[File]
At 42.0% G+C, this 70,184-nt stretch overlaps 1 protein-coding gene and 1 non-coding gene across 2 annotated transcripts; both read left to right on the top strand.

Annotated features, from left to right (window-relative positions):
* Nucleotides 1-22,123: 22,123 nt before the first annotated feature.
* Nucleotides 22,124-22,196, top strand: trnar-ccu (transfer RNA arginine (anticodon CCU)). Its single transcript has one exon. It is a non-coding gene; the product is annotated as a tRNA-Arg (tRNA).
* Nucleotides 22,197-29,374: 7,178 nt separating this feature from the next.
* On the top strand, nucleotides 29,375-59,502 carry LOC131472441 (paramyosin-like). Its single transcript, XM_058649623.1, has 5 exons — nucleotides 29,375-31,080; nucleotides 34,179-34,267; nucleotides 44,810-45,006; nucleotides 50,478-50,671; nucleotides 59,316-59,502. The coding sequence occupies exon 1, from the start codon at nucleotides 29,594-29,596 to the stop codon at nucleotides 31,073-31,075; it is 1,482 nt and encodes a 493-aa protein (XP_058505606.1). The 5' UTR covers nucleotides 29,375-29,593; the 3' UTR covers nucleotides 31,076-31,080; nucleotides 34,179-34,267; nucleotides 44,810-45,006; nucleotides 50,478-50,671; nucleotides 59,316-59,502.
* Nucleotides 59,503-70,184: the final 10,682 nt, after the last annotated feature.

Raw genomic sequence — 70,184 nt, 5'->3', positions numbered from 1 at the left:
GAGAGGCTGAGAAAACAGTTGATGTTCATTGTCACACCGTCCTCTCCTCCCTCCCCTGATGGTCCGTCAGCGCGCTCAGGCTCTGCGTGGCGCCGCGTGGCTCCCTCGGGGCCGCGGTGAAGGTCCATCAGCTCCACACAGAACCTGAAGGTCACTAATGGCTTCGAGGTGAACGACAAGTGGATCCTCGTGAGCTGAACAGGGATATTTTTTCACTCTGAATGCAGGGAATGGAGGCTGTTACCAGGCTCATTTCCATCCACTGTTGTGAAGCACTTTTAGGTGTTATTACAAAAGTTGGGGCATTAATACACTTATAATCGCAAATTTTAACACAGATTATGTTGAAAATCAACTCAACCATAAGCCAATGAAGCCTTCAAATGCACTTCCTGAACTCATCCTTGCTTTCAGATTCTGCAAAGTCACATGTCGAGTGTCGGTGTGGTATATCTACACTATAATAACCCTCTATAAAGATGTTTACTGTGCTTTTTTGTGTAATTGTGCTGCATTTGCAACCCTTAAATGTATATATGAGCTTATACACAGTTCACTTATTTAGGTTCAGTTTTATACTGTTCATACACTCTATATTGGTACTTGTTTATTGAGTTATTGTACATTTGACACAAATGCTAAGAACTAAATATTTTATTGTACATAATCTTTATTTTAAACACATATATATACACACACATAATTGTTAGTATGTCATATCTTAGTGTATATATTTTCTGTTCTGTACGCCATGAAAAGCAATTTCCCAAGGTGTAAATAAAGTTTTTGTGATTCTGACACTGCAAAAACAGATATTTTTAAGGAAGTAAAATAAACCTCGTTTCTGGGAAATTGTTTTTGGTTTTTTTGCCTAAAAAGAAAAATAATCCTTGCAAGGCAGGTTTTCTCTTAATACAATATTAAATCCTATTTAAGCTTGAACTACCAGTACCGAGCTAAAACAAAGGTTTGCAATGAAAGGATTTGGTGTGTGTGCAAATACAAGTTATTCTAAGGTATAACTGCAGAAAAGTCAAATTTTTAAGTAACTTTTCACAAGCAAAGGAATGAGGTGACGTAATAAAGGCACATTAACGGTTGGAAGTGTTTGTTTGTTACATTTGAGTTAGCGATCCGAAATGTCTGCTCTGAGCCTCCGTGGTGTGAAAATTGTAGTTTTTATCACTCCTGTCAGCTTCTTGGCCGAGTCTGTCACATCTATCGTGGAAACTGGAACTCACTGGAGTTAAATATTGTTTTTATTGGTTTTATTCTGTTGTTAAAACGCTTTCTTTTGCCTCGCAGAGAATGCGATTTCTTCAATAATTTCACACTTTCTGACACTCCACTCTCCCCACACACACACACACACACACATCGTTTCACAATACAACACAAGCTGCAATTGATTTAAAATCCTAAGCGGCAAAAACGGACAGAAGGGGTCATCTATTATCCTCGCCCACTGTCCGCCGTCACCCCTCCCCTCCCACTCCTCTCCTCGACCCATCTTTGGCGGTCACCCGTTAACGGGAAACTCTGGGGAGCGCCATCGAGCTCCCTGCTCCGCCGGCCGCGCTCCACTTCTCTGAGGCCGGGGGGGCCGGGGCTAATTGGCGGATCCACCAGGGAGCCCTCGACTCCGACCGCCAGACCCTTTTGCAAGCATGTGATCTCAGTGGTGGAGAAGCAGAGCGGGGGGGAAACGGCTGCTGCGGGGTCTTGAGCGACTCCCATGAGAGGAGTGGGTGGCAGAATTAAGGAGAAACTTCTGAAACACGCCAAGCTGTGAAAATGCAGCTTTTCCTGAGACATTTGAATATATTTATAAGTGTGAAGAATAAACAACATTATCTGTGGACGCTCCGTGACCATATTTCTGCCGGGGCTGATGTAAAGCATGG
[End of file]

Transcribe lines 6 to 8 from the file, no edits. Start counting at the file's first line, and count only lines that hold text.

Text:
* On the top strand, nucleotides 29,375-59,502 carry LOC131472441 (paramyosin-like). Its single transcript, XM_058649623.1, has 5 exons — nucleotides 29,375-31,080; nucleotides 34,179-34,267; nucleotides 44,810-45,006; nucleotides 50,478-50,671; nucleotides 59,316-59,502. The coding sequence occupies exon 1, from the start codon at nucleotides 29,594-29,596 to the stop codon at nucleotides 31,073-31,075; it is 1,482 nt and encodes a 493-aa protein (XP_058505606.1). The 5' UTR covers nucleotides 29,375-29,593; the 3' UTR covers nucleotides 31,076-31,080; nucleotides 34,179-34,267; nucleotides 44,810-45,006; nucleotides 50,478-50,671; nucleotides 59,316-59,502.
* Nucleotides 59,503-70,184: the final 10,682 nt, after the last annotated feature.

Raw genomic sequence — 70,184 nt, 5'->3', positions numbered from 1 at the left: